- c1960 (Creation)
Level of description
Extent and medium
Content and structure area
Scope and content
There are two sets of material ( 2 items) in the collection including:
(i) a ringbinder primarily containing a set of genealogical diagrams, and,
(ii) a set of worksheets primarily containing survey plots of garden land use and ownership
There is little or no descriptive documentation attached to either set of records. As far as is known, Meggitt never published the results of this land survey.
The garden land use and ownership survey was conducted in July-September 1960, with tabulation in 1961 (Meggitt 1978: 109-109, and monthly dating on the worksheets).
The survey covers gardens of the Kara clan (at least, and possibly others) at Sari, a location near Wabag, in what was then called the Upper Lai Census Division 12, Enga Province. The genealogical data also appears to be mainly of members of the Kara clan, and was collected and added to between the 1950s and c.1987.
Sari was Meggitt’s main field site between at least 1955 and the 1980s (Meggitt 1957: 161, and personal communication with P Wohlt, who visited Meggitt there in the 1980s-, and T Hays.
NB. These materials, as far as it known, are the only surviving raw field data from Meggitt’s Enga studies, as he destroyed the other materials before his death.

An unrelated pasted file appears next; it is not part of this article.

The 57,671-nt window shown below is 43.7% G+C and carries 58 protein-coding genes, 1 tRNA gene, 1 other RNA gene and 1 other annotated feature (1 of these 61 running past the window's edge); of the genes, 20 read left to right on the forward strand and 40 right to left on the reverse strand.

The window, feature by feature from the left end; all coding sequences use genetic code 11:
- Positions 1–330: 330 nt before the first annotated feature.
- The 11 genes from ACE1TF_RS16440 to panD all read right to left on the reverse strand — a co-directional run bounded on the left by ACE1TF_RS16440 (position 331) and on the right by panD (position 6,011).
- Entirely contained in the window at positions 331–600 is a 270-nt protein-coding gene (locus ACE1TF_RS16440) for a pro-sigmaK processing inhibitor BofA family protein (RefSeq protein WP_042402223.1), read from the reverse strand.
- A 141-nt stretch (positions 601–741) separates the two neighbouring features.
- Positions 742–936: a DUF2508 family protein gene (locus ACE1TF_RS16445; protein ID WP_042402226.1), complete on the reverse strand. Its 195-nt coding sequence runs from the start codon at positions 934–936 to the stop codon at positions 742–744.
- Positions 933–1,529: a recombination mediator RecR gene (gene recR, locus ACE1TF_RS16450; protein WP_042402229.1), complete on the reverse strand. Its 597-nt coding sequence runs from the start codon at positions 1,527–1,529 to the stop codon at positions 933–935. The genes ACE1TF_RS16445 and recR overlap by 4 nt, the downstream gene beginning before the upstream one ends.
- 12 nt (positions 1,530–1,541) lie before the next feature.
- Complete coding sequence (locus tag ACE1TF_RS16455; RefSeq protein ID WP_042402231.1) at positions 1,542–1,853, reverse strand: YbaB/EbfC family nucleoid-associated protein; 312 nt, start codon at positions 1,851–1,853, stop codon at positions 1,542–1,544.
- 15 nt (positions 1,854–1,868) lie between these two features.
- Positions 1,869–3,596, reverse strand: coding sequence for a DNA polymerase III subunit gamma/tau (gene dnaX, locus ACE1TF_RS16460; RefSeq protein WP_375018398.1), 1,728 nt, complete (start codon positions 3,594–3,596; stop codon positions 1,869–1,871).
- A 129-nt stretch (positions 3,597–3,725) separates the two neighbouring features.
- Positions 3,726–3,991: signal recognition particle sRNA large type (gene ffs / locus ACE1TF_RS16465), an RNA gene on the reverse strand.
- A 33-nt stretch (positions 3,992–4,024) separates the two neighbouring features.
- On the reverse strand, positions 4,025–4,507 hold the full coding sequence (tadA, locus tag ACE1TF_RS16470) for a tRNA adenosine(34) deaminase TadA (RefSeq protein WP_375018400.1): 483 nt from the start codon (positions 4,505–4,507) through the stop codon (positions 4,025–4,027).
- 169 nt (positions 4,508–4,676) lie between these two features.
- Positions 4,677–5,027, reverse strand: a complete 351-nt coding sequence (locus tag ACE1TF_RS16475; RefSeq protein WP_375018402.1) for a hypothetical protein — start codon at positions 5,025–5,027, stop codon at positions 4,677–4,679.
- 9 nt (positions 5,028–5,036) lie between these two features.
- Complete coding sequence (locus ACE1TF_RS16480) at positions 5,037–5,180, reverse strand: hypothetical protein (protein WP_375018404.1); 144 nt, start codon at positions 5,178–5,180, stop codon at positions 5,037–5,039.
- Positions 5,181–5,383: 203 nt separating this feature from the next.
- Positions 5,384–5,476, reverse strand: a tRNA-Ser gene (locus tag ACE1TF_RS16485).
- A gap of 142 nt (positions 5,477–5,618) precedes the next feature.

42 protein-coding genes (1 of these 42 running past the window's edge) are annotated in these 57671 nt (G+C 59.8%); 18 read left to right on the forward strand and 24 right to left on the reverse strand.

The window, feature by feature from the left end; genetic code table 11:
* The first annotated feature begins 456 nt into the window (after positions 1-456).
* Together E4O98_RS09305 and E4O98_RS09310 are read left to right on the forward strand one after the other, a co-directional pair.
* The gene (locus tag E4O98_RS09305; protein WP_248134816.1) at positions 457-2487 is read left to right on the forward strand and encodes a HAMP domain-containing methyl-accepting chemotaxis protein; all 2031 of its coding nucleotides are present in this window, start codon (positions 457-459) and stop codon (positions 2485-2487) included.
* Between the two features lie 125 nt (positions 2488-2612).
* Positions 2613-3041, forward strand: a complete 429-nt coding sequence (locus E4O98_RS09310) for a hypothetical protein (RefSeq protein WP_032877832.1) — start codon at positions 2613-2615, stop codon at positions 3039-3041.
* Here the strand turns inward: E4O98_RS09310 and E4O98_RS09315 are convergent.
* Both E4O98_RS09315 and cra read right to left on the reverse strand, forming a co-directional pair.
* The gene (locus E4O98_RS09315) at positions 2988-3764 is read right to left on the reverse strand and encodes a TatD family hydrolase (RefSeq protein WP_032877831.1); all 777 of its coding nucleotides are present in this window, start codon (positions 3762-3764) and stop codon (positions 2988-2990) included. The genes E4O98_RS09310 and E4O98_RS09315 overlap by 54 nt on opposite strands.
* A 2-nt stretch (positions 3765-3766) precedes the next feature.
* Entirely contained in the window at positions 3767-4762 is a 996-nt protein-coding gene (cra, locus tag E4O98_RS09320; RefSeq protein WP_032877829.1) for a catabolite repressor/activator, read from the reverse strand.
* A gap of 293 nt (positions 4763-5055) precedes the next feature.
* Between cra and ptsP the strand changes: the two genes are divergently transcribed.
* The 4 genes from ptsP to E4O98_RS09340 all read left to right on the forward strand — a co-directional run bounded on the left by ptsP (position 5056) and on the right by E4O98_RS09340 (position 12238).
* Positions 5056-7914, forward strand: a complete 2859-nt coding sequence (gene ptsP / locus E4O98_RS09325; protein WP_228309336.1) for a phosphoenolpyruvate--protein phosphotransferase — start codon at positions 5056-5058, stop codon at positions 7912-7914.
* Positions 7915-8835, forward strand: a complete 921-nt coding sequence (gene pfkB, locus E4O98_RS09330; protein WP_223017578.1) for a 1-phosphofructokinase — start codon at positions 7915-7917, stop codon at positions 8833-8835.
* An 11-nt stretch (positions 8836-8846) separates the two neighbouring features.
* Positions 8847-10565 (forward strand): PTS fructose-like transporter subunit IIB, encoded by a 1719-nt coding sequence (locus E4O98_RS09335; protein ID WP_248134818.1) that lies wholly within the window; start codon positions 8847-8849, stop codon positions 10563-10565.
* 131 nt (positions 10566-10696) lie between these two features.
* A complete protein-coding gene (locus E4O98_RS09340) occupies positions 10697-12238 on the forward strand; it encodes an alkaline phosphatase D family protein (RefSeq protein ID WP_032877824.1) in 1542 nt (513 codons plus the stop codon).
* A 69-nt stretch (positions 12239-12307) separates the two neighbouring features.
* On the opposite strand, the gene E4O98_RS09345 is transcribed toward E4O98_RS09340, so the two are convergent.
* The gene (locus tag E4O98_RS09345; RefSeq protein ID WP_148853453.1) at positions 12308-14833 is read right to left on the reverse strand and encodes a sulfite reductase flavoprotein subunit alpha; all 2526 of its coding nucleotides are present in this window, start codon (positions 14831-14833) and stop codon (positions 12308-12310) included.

Meggitt, M J, 1957. “House building among the Mae Enga, Western Highlands, Territory of New Guinea”. Oceania, 27(3), 161-176.
Meggitt, M J, 1978. “Reflections occasioned by continuing anthropological field research among the Enga of Papua New Guinea”. In: Foster, G M. Scudder, T., Colson, E., and Kemper, R.V. ed. Long-term field research in social anthropology. New York, Academic Press, 107-125.
System of arrangement
PART A: Enga genealogies (A ring binder of genealogical diagrams)
PART B: One set of worksheets
PART A contains 3 sets of material:
1. Inside the left front cover, under a dog clip, there are 2 sets of loose papers:
- (1) LGC Census 1976 Sari/Kara ;
- (2) Upper Lai CD 1978-7? Kara clans census (Amara 45 families, Sari 65 families), detailed figures/statistics.
Note: These both appear to be copied from government source material?.
2. 71 pages of genealogical forms – with some new entries continuing until 1987.
3. Alphabetical index sheets including (all?) the names included in the genealogies of (ii). These are linked by page number to the genealogical pages.
The genealogies presumably cover the Kara clan of Sari (and perhaps some other groups?)
PART B: Worksheets. There are two sets of worksheets:
1. Thirteen (13) initial worksheets, including : An untitled map on tracing paper showing one surveyed (compass+pace) area near an SDA station and an airstrip (this looks like the Wabag area) ; Nine worksheets on large (foolscap or larger size) graph paper analysing aspects of landholding and use by men in different categories of agnatic status. These sheets include:
- Kamungka: No of dependents by age group; Agnates, Quasi-agnates; Marital status (single, widowed, monogamous, bigamous); land area under sp (?sweet potato), fallow, all